# 10: Foundations of Trigonometry

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• 10.1: Angles and their Measure
This section begins our study of Trigonometry and to get started, we recall some basic definitions from Geometry. A ray is usually described as a half-line' and can be thought of as a line segment in which one of the two endpoints is pushed off infinitely distant from the other, as pictured below. The point from which the ray originates is called the initial point of the ray.
• 10.2: The Unit Circle - Cosine and Sine
One of the goals of this section is describe the position of such an object. To that end, consider an angle θ in standard position and let P denote the point where the terminal side of θ intersects the Unit Circle. By associating the point P with the angle θ , we are assigning a position on the Unit Circle to the angle θ .
• 10.3: The Six Circular Functions and Fundamental Identities
We previously defined cos(θ) and sin(θ) for angles θ using the coordinate values of points on the Unit Circle. As such, these functions earn the moniker circular functions (we will start using the phrase trigonometric function' interchangeably with the term circular function'). It turns out that cosine and sine are just two of the six commonly used circular functions which we define in this Module.
• 10.4: Trigonometric Identities
Our first set of identities is the Even / Odd' identities.The properties of the circular functions when thought of as functions of angles in radian measure hold equally well if we view these functions as functions of real numbers. Not surprisingly, the Even / Odd properties of the circular functions are so named because they identify cosine and secant as even functions, while the remaining four circular functions are odd.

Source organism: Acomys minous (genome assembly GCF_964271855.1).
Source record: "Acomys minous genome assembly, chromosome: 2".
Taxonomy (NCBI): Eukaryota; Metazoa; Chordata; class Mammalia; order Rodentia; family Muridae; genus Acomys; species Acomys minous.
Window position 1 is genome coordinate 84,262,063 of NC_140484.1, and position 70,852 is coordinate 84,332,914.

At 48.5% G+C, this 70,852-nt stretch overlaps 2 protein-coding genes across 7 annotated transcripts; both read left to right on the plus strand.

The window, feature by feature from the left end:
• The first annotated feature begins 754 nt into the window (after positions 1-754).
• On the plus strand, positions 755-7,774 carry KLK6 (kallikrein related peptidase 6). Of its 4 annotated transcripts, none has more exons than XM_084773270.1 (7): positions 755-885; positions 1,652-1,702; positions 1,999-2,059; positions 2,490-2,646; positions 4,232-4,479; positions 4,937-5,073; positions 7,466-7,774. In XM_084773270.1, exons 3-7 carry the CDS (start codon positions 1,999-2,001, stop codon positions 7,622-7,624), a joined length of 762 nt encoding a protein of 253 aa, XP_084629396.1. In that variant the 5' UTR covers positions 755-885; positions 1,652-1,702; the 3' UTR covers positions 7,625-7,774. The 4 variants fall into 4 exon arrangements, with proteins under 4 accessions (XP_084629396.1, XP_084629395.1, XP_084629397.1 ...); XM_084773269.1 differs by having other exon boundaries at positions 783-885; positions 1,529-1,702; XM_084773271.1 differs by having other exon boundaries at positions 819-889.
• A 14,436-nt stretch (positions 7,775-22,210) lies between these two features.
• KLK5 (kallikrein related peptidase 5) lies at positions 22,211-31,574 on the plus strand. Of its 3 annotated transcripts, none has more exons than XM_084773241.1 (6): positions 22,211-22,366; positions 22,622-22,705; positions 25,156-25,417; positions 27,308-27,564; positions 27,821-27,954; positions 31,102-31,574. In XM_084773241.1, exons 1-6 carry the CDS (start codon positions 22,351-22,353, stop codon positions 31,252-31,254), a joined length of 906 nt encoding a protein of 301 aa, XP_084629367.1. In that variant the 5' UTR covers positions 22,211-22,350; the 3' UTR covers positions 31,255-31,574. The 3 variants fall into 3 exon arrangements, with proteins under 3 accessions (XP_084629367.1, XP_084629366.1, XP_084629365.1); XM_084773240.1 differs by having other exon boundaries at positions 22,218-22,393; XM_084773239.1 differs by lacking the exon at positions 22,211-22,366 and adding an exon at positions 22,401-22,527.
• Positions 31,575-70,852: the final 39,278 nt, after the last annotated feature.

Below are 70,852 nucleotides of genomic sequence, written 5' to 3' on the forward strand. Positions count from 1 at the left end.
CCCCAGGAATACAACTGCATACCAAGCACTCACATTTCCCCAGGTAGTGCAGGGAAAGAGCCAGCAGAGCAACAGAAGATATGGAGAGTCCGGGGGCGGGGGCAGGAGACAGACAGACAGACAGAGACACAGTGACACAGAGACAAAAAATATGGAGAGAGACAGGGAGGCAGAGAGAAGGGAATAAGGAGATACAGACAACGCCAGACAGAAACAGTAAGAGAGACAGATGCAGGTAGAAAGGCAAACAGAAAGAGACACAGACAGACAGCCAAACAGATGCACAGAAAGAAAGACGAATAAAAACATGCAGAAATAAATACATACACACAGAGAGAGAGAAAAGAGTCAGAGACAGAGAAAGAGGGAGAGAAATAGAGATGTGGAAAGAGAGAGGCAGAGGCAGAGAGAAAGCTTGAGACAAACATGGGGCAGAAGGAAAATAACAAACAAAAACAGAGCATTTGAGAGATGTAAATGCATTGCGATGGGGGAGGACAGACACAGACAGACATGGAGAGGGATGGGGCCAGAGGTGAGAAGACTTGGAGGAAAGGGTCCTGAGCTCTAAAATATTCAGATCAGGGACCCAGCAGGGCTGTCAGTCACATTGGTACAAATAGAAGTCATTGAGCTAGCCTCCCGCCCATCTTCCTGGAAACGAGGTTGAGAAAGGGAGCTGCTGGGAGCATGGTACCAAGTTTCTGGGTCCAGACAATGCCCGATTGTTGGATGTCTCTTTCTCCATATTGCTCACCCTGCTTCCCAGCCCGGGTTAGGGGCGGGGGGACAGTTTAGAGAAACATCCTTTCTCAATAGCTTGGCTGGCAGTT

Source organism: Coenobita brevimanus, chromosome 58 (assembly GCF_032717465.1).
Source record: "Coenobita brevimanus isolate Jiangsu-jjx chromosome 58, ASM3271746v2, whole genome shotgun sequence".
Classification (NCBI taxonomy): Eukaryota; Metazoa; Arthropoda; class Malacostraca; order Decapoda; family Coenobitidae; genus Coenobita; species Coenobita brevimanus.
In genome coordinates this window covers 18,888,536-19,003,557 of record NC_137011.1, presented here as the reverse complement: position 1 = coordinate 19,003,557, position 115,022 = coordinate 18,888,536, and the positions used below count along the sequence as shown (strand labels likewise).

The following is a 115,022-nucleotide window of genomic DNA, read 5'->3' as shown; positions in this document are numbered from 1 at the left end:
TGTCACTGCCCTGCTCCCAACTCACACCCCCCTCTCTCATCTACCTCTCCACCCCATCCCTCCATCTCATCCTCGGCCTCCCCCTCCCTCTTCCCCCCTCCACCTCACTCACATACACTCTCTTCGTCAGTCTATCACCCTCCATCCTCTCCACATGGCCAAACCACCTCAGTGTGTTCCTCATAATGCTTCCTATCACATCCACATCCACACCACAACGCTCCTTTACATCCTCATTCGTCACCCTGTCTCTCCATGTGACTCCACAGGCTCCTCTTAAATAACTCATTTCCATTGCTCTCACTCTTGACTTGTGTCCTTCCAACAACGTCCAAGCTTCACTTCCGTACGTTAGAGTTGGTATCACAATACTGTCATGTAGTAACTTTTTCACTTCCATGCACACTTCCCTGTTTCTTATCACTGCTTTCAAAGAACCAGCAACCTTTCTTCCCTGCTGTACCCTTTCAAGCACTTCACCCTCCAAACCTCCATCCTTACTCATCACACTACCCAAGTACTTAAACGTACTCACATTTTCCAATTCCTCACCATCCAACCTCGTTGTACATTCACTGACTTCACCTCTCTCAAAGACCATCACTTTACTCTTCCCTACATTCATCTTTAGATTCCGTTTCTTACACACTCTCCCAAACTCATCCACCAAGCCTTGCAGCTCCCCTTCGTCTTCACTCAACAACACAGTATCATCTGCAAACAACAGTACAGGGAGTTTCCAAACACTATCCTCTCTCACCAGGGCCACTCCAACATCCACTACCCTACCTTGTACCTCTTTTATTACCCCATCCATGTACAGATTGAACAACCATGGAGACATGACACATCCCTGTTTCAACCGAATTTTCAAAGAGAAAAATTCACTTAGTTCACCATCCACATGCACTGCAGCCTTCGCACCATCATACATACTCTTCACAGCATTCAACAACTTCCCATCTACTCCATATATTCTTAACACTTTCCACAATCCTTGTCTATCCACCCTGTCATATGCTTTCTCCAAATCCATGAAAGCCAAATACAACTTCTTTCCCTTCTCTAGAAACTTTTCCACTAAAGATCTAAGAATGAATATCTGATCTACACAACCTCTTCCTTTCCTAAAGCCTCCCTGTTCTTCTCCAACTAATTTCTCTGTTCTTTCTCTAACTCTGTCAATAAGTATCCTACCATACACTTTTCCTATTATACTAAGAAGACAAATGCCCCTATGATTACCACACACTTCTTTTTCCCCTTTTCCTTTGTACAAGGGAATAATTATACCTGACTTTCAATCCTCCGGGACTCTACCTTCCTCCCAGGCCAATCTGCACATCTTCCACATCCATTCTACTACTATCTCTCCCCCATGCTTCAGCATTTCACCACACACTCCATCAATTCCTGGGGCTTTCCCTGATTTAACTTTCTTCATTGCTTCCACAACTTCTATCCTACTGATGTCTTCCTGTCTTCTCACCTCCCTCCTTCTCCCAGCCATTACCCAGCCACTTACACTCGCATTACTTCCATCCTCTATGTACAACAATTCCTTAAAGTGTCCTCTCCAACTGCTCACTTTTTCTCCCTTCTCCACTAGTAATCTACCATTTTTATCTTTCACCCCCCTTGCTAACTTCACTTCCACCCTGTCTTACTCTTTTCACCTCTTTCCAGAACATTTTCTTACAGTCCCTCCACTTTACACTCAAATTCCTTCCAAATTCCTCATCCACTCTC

• 10.5: Graphs of the Trigonometric Functions
In this section, we return to our discussion of the circular (trigonometric) functions as functions of real numbers.. As usual, we begin our study with the functions f(t)=cos(t) and g(t)=sin(t).
• 10.6: The Inverse Trigonometric Functions
In this section we concern ourselves with finding inverses of the (circular) trigonometric functions. Our immediate problem is that, owing to their periodic nature, none of the six circular functions is one-to-one. To remedy this, we restrict the domains of the circular functions in the same way we restricted the domain of the quadratic function previously.
• 10.7: Trigonometric Equations and Inequalities
In Sections 10.2, 10.3 and most recently 10.6, we solved some basic equations involving the trigonometric functions. Below we summarize the techniques we’ve employed thus far. Note that we use the neutral letter ‘ 𝑢 u ’ as the argument1 of each circular function for generality.

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